Collin Edington and Iris Lee
Collin is a research scientist in the Griffith Lab at the Massachusetts Institute of Technology (MIT), leading the design and implementation of a human-on-a-chip platform for multi-organ interactions. A Pittsburgh native, he got his undergraduate degree in materials science and biomedical engineering from Carnegie Mellon University (CMU) in 2010 and his PhD in bioengineering from the University of Pittsburgh in 2014. He minored in photography at CMU, and ever since has remained interested in the power of art to convey scientific principles. He recently expanded his research efforts at MIT to developing 3D tissue models of the central nervous system and associated neurodegenerative diseases. These models will be integrated within the platform to investigate the synergistic effects of multi-organ co-culture on drug interactions and disease states.
Iris graduated from the University of California, Berkeley in 2015 with a BSc degree in chemistry. She then joined Linda Griffith at the Massachusetts Institute of Technology as a technical researcher on the Human Physiome on a Chip project – funded by the Defense Advanced Research Projects Agency (DARPA) – which aims to incorporate ten different organ-on-a-chip models to investigate complex organ interactions and assess drug toxicity at a system-wide level (for example, whether a drug that is not toxic to the liver might have a deadly effect on the brain).
As part of the central nervous system (CNS/brain) team, Iris is working on developing a reliable in vitro brain model for the multi-organ platform. She finds her research fascinating, and is interested particularly in the brain due to its complexity and the fact that relatively little is known about it compared with other body organs. Also, she finds it really fun to be part of a project that explores the unexplored areas in science. Building on this experience, Iris’s next step is to pursue a graduate degree in the field of biomedical engineering.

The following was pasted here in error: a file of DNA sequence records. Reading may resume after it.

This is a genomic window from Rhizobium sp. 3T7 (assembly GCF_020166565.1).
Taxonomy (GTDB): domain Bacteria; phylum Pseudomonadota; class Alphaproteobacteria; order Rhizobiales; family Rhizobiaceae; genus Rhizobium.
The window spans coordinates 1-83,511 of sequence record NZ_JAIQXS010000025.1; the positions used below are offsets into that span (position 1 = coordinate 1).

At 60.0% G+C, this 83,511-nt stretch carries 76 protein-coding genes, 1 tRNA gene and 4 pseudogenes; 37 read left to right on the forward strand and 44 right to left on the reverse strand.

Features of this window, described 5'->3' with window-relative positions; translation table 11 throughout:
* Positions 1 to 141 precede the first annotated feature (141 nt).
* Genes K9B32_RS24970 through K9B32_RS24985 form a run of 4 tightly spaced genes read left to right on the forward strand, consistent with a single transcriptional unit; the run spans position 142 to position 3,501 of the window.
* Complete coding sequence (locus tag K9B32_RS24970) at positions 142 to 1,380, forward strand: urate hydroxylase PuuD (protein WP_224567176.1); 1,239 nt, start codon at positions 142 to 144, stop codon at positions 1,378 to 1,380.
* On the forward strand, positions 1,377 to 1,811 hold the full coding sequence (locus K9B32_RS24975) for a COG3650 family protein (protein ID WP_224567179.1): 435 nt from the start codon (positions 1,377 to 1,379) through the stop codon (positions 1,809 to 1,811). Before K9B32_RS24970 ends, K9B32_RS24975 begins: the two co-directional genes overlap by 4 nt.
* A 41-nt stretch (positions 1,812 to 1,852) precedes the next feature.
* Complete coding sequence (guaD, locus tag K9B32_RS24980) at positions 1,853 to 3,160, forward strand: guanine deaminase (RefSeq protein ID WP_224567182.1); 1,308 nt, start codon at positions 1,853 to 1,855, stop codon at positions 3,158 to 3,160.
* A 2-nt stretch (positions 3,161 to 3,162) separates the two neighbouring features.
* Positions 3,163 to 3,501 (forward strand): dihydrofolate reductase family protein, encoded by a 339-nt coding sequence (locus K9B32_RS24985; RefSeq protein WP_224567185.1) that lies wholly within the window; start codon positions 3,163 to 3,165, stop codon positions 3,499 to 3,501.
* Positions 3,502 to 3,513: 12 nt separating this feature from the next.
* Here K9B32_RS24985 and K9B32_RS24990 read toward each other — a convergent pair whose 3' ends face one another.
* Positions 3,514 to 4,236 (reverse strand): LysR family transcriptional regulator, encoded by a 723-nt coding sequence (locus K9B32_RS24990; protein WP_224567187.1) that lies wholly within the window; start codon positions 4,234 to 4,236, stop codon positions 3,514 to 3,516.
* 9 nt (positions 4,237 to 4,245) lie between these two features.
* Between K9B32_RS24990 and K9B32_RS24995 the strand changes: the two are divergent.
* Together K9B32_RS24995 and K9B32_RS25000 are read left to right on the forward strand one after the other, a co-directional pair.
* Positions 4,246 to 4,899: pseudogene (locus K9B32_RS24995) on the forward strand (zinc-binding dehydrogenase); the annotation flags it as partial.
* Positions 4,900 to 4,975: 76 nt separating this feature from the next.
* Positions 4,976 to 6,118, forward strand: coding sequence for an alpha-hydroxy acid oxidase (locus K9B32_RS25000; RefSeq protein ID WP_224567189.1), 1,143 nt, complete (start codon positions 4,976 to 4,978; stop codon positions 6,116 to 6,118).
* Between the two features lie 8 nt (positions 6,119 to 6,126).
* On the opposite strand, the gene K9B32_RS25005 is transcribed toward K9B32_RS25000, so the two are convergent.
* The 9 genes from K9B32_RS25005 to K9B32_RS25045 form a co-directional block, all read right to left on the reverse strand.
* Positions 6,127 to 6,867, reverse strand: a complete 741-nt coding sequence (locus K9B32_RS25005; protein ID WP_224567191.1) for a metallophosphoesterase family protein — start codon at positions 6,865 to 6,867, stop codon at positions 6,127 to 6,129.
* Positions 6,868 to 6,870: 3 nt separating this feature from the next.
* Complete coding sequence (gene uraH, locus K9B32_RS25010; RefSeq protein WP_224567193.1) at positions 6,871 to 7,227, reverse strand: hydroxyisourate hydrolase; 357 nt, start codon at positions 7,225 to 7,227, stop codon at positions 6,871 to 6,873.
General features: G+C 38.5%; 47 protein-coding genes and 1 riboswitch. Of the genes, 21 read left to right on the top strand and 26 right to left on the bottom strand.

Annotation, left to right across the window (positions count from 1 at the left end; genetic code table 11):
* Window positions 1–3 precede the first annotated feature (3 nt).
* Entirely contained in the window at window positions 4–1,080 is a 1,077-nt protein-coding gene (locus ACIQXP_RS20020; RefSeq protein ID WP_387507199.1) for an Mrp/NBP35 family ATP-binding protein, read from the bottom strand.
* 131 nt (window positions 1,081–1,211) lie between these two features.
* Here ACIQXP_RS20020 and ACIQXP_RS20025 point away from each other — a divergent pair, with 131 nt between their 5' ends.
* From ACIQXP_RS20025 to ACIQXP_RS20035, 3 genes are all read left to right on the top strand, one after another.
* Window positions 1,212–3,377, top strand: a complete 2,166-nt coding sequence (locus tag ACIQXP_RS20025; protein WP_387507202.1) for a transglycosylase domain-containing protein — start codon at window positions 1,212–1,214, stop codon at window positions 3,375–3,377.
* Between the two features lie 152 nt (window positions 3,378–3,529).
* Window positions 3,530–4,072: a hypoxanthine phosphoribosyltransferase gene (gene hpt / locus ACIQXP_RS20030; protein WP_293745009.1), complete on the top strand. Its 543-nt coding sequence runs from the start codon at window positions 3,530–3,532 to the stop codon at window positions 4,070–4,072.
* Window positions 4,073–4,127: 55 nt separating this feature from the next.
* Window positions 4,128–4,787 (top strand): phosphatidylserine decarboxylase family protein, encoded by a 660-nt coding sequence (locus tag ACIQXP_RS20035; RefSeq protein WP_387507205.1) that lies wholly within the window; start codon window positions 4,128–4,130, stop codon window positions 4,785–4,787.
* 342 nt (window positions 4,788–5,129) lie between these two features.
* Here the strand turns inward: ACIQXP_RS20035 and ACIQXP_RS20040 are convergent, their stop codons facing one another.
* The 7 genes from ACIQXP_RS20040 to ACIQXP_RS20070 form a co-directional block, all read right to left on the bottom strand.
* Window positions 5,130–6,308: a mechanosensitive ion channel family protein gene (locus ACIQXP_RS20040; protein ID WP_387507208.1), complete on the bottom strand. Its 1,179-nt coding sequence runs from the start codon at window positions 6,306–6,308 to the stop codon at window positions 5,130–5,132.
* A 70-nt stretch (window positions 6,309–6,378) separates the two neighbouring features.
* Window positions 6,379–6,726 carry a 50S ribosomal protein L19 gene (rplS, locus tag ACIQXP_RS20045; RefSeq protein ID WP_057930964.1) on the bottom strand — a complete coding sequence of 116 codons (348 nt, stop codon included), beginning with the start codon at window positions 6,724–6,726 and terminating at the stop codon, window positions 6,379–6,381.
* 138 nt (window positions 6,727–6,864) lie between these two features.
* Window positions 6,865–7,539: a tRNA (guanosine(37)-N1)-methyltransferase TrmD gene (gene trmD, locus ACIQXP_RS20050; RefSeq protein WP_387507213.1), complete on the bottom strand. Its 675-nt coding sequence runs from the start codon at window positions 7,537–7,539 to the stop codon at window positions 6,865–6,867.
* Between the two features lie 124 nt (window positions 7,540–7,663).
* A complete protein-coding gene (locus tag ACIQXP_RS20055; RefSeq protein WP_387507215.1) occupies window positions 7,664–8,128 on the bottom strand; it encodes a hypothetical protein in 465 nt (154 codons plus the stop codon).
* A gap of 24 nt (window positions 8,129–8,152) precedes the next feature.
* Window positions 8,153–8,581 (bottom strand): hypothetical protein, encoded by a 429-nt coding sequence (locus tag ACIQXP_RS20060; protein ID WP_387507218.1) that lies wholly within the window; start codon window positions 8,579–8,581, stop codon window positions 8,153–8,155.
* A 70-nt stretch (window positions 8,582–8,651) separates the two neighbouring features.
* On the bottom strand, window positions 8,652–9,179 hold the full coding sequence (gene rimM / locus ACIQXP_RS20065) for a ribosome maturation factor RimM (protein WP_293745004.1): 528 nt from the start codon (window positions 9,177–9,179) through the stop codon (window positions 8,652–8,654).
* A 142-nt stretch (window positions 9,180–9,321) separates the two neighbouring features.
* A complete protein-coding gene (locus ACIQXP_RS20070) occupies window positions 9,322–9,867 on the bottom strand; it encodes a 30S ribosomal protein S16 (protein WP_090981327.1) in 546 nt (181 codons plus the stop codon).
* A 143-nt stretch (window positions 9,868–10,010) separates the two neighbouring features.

Outside of the lab, she enjoys swimming and watching movies. She says: “As a US-born Korean who emigrated to Canada at 13, I realised that those with different experiences can contribute unique viewpoints – and I believe this applies to science as well: diverse thoughts are key to scientific excellence, as science is grounded in collaboration and group problem solving. From my diverse upbringing and research experiences, ranging from cancer biology to neuroscience and engineering, I’ve come to understand how important an interdisciplinary approach to science is; there is no scientific research that is isolated from one field to another. Even the research I am currently involved in – the Human Physiome on a Chip project – is only possible because we have professors, students and technicians from all different backgrounds, ranging from chemistry, biology and engineering to technical consulting and modelling. Therefore, I would like young people interested in science to not limit themselves too much to one field, but always be open-minded and explore.”